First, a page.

There are three major issues facing our world today, according to Buddhist teacher Michael Stone: Climate change, economic inequality, and a crisis of intimacy. Further, it may be our intimacy issues that are preventing deep engagement with our communities and the environment. So how can we learn intimacy?
Intimacy is, at its essence, a practice of presence: showing up and paying attention, whether it is to your best friend, the moss on the trees, or to the heaviness in your heart. We’ve learned tactics for distraction and disassociation, exacerbated by our beeping phones and the TV in the background, not to mention our learned cultural terror of awkward silences.
In order to avoid these silences (and perhaps to head off the vulnerability of intimacy), we tend to insert ourselves into our conversations: when a friend tells us they’ve had a bad day, we jump in to relate it to our own lives, or to try to fix the problem so they’ll stop feeling what they are expressing. None of that is really listening. Listening requires that we shut up some of the time, and simply hold space for the other person.
Matthew Remski recently wrote a piece on meditation as a form of conversation between two of your selves: your conscious self and your feeling self. Your feeling self is that which experiences, that which holds sensation and emotion in the body. Your conscious self is the self that has language, that understands the world through narratives.
When we meditate by focusing on the breath, for example, we are trying to call the conscious self into the presence of the feeling self. As we allow them to come into contact, old habits may arise: we tell that old grief it has no right to sit in our hearts, or reprimand the mind for obsessing about what the boss said. The work is to keep these two selves in each others’ presence, allowing them both the space to express whatever is going on. When the mind starts wandering away, chattering into worry or judgement, we can call it back to the body by taking a breath.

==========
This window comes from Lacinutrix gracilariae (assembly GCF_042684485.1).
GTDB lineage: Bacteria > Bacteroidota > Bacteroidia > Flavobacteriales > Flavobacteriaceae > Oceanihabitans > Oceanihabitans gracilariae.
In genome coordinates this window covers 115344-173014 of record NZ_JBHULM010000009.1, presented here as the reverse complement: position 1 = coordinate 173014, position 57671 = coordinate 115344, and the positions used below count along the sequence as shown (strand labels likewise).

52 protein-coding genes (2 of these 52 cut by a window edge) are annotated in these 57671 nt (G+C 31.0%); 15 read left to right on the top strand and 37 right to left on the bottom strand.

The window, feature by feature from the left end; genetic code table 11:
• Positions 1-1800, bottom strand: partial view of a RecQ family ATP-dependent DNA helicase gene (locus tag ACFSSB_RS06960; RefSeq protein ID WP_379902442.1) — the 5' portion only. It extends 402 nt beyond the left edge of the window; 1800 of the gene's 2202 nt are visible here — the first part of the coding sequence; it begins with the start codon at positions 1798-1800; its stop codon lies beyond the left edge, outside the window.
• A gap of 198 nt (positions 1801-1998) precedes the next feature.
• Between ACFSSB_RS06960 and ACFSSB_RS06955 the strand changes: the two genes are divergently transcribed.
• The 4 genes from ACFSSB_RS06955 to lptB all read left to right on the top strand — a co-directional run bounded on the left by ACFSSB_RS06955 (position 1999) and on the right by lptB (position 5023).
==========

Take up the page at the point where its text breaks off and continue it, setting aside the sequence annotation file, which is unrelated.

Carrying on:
This way, we can cultivate intimacy between our selves. Staying in the presence of what we are feeling and becoming aware of what we are thinking can shine a light on the relationship patterns that we enact every day inside our own skins. As we discover the ways we avoid connecting internally, we start to see the ways we do that with other people. As we learn compassion and kindness for our own faults, shame, joy, and madness, we can stay open to those of our lovers and our families.
Some of us are great about offering compassion and kindness to others, but we are not so good at extending the same to ourselves. We can, however, allow these practices to mirror each other: we can call up the tools we’ve learned to use in the presence of our best friends and apply them alone in the quiet.
Remski writes: It’s helpful to remember that the best conversations end in radiant aporia – an impasse of language and thought brought about through empathy and interconnection. When conversants exhaust their content and fall silent in an awareness of the world that conjoins them, they enact socially what meditators have always sought in private yogic experience.
The trick is to get the two selves to sit next to each other. Then, get off your meditation cushion and sit next to the one you love.